VaRemba’s Jewish claim — A recent fabrication By Davison Moses Foroma RECENTLY, the media carried stories concerning Ngoma Lungundu. The stories as published have raised an important topic, which affects the VaRemba with whom the Ngoma Lungundu is said to be associated. It is not the association with Ngoma Lungundu that is the issue. Rather it is the identity of the VaRemba, which coincidentally has been raised in these publications, which has caused grave concern to members of this tribe, as serious misrepresentations and distortions have been made concerning their origins. Professor Tudor Parfitt has been quoted widely as claiming that his researches have established that VaRemba have a Jewish origin. He uses genetic research done comparing the Y chromosomes found in the VaRemba and those found in a priestly class amongst the Jews, which he claims resemble each other to give credence to his conclusion that this supports the oral history that the VaRemba have a Jewish descent. Edmore Maramwidze, the Gutu North House of Assembly Member himself a muRemba at the symposium held at the University of Zimbabwe (UZ) on the February 17 2010, alleged that the VaRemba are adulterine children born to Jewish men by Gentile women — a startling proposition indeed. There are a few VaRemba who have bought into Professor Parfitt’s proposition. The bulk of those who have bought Professor Parfitt’s argument are members of what is today called the Lemba Cultural Association, founded in South Africa by a group of VaRemba whose forefathers moved into South Africa from Zimbabwe. The point is that the VaRemba in both South Africa and Zimbabwe are the same people and cannot have different origins. The oral history as to their origin cannot and should not be different. The oral history of the two VaRemba communities separated by the Limpopo River has to be the same as the ancestors of the majority of the South African group were from Zimbabwe. Until very recently, about the 1960’s, the oral history shared by the VaRemba in Zimbabwe wherever they were geographically located be it Gutu, Masvingo, Chivi, Mberengwa, Hwedza or Buhera has been that their forefathers hailed from Yemen in the Middle East and that they were Arab traders, “vashavi” in Shona. The VaRemba are more commonly known among the Bantu communities in Zimbabwe as vaMwenyi, a Swahili word, which loosely translates to merchants suggesting they passed through East Africa on their way southwards. They are a distinct group of people who do not eat meat of certain animals, and who only eat the meat of animals they have slaughtered themselves. They recite a prayer as they slaughter any animal or bird that is lawful for them to eat. That prayer is in Arabic language and is used by Muslims. Only their males who have come out of the initiation school have authority to slaughter meat eaten by members of the VaRemba community as it is at the initiation school that the prayer is taught. The VaRemba bury their dead with the corpse facing the north of north east direction and lying on its right side. Their culture and original religion (Islam) are inseparable. Although many of them have embraced different religions mainly Christianity as a result of missionary work, their culture has failed to break away from the Islamic influence. Their males who have come out of initiation school are compulsorily required to carry a knife on their person. They use the knife for slaughtering among other things. A man who borrows a knife to slaughter exposes himself to ridicule and is suspect. Traditionally, they are not allowed to marry their daughters to non-VaRemba men. So strong has this tradition been in the part that any women who eloped to non-VaRemba men were regarded outcasts and disowned. This practice has an Islamic origin. The VaRemba do not eat food prepared in cooking utensils used by non-VaRemba and boys who have not passed through the initiation school are not allowed to slaughter animals for meat taken by the community. They have very strict hygienic habits and shave their heads or trim their hair to the same level. This article is not meant to detail all the customs and traditions of the VaRemba. It was necessary to give some information to those not familiar, in order to assist in identifying the people whose culture and origin is under discussion. As the customs and traditions of Jews and Arabs are generally similar, it may be difficult to use the similarity of these to VaRemba culture to determine with accuracy the origin of the VaRemba. If the customs and traditions were the sole yardstick used to determine categorically whether the VaRemba are of Jewish origin or Arabic origin, then it would be inconclusive. That the Arabic and Jewish customs or culture is broadly more or less the same should not be surprising as in fact the two peoples are cousins being descendants of Ebrahim (Abraham) through Ismail (Ishmael), the eldest son of Abraham and his younger half brother Isaac. Both Arabs and Jews are Semites. It is proposed to outline below the points which lend support to the oral history that the VaRemba are descendants of Arabs as opposed to Jews. These are: l The 12 clan names of the VaRemba, which have a definite link to the Islamic religion and not Jewish religion e.g. Hassan, Sharief, Seremani, Sadiki, Haji, Bakari, to name but a few. l The prayer recited by the VaRemba when slaughtering animals or birds is in the Arabic language and is of Islamic origin. This is taught in Arabic at the vaRemba initiation school together with other prayers. l The greeting/salutation taught at the initiation school is a Moslem greeting in Arabic. l The most important prayer taught in the initiation school though in an adulterated form (in terms of pronunciation) is Arabic and Islamic. l The tradition of carrying knives by VaRemba males who have been through the initiation school establishes an irrefutable link to Arabic tradition or culture, which today is pronounced amongst the Yemenite Arabs. Jews do not practice this tradition. l The vaRemba are a patrilineal community i.e., they trace lineage through their fathers whereas you can only be a Jew if your mother is a Jew. l The practice of burying their dead lying on their right side and facing Ka’aba (Mecca) (north of northeast), when one is in Zimbabwe. l The popular oral history that the vaRemba/vaMwenyi are (varungu), descendants of white-skinned forefathers from Yemen. l The issue of religion is not insignificant in addressing the origins of the VaRemba. Nowhere in the books of history on Zimbabwe, including the vaRemba oral history has it been suggested that VaRemba ever built a single synagogue, nor has there been any reference to ruins of a synagogue in the areas that the VaRemba temporarily settled on their journey southwards. Neither has it ever been hinted anywhere at anytime that the VaRemba once regarded Saturday as a day of worship (Sabbath for their Jewish cousins), and yet what distinguishes a Jew from other races or nationalities is the Jewish religion — Judaism, which Jews consider to be exclusively for Jews. Although the VaRemba of today are of various religious persuasions, this does not discredit their claim to Arabic descent as in this day and age choice of religion has become an aspect of the exercise of an individual’s democratic rights. It is, however, contended that the original religion of the VaRemba’s forefathers was Islam, and not Christianity or Judaism. The suggestion by Professor Parfitt that (genetic) evidence exists, which supports the view that the VaRemba are of Jewish descent is not only a misrepresentation of the scientific research carried out by some scientists, but a deliberate attempt to mislead the VaRemba as to their correct descendency. The results of the genetic research, contrary to what Professor Parfitt claims does not categorically link the VaRemba to a Jewish ancestry. The geneticists have so far not excluded or ruled out the VaRemba claim to an Arabic origin. The results of the genetic research have therefore been misrepresented, and clearly, to the prejudice of the VaRemba. I state categorically that any MuRemba who subscribes to the view that VaRemba oral history says that VaRemba are of Jewish descent/ancestry is a convert of the recent fabrication, and needs to re-examine his position critically in the light of the foregoing among other proofs to the contrary. Finally, as for Edmore Maramwidze’s hypothesis that is that VaRemba are sons of Jews by Gentile women – it is too far fetched and has neither the support of oral history nor the Bible itself. His, is a lone voice? Those that are keen on establishing the correct genealogical origin of the VaRemba (if considered necessary to do so in view of the available evidence), should do justice to the VaRemba community, and avoid sweeping statements, and research widely. Clearly, the distortion that the VaRemba have an oral history that claims that they are descendants of Jews has caused some of us a lot of anguish — not that there is anything wrong essentially in being a Jew or Gentile for that matter. Maramwidze and any of those like-minded seem to have left the initiation school half- baked and may be a dangerous example to their VaRemba. It would not be out of place to suggest that they need to be re-initiated. Davison Moses Foroma is a MuRemba/Lemba. He is a legal practitioner and partner with a reputable legal firm in Harare, Zimbabwe. National Museum of Namibia P.O.Box 1203 (59 R. Mugabe Road) Windhoek Namibia Phone: +264 61 276832 Cell +264 81 4004807 ashes to ashes, dust to dust, if the lord won’t have you, the devil must!!!!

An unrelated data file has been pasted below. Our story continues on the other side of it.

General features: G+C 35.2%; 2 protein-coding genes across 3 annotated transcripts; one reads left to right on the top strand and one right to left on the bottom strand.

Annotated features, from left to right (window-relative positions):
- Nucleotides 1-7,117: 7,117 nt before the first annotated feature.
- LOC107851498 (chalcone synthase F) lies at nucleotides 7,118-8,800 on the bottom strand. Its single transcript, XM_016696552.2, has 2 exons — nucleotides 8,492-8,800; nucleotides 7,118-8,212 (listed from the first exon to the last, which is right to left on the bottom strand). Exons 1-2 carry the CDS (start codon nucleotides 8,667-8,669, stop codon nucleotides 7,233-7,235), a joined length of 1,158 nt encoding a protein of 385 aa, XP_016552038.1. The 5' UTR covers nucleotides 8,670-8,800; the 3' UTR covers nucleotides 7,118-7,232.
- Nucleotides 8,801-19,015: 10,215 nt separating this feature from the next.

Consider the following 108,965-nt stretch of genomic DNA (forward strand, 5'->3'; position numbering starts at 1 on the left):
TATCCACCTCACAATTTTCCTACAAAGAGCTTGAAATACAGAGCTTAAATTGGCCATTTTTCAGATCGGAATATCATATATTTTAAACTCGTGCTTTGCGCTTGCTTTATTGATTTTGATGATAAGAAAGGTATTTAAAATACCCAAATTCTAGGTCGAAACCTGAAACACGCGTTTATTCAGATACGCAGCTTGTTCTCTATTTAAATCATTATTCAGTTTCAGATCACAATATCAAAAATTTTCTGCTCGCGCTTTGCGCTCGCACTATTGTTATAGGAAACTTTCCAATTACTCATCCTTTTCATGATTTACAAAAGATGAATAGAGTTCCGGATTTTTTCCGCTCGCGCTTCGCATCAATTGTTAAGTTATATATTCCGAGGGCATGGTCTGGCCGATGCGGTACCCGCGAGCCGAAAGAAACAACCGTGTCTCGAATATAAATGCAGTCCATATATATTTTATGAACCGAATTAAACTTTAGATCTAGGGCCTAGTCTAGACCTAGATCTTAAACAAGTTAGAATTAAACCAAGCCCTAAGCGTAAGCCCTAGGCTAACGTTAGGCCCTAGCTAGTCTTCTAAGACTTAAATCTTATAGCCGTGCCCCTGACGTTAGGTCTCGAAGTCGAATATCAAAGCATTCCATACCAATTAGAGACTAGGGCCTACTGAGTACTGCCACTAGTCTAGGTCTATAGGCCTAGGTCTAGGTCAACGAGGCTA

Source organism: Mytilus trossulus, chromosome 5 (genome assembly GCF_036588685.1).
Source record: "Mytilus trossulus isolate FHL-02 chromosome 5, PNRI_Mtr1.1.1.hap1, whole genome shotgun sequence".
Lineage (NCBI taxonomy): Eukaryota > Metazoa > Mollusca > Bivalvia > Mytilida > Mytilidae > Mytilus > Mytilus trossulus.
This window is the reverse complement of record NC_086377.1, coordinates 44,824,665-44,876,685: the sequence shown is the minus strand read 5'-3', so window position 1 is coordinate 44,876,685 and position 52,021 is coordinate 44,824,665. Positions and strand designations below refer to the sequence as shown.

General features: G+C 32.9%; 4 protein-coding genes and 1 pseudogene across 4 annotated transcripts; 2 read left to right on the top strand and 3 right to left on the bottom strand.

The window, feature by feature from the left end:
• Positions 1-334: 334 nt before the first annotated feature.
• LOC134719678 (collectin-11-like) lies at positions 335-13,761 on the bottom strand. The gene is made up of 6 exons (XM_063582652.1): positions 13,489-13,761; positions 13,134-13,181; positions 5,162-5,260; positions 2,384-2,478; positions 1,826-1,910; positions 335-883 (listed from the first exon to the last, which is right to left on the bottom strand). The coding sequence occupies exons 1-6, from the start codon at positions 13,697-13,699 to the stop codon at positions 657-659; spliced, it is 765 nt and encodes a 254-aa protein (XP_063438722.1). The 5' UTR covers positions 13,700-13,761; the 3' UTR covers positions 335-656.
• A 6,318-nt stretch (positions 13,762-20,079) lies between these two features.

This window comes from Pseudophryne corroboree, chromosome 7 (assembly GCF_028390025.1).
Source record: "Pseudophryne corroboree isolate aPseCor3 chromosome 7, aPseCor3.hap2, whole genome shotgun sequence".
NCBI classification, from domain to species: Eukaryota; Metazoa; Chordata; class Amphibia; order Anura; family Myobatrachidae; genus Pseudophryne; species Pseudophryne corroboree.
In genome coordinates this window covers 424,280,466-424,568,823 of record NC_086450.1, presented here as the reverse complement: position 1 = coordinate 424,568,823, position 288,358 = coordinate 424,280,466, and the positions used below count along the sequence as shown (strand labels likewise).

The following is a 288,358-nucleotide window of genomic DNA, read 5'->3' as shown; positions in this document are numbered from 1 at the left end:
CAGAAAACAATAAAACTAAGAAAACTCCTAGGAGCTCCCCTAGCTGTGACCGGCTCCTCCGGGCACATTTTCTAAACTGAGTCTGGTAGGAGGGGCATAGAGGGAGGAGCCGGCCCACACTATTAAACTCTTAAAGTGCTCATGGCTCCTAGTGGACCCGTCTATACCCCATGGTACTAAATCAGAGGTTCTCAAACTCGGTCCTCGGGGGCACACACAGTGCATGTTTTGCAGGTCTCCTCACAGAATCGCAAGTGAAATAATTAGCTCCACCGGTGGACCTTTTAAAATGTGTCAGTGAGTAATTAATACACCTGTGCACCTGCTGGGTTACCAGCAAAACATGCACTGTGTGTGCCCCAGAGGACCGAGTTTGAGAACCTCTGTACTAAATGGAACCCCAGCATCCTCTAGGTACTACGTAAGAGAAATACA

Matti Brooks-Miller

Tue, 09 Mar 2010

This does not surprise me. I've been aware of them for awhile. It's about time that recognition is given. A faithful and observant tribe. These men and women had no choice in there location. Yet they did SURVIVE!!!!!!!!!!!!!!!!!!! AWESOME SHALOM

Ethel R. Weikers

Mon, 08 Mar 2010

I would be interested in knowing more about the connection of the Cohanim to the Lemba. My husbamd's mother was from a family of Cohanim,so his male cousins are Cohanim. My husband was a Levite.(He is deceased.) I am from Israelites surely. I would like to read about the history of the African Jews and the "ngoma lugundu".Would you sent me references?? Yours truly, Ethel R. Weikers

PS i am decended from Russian Jews, my husband from German,Jews.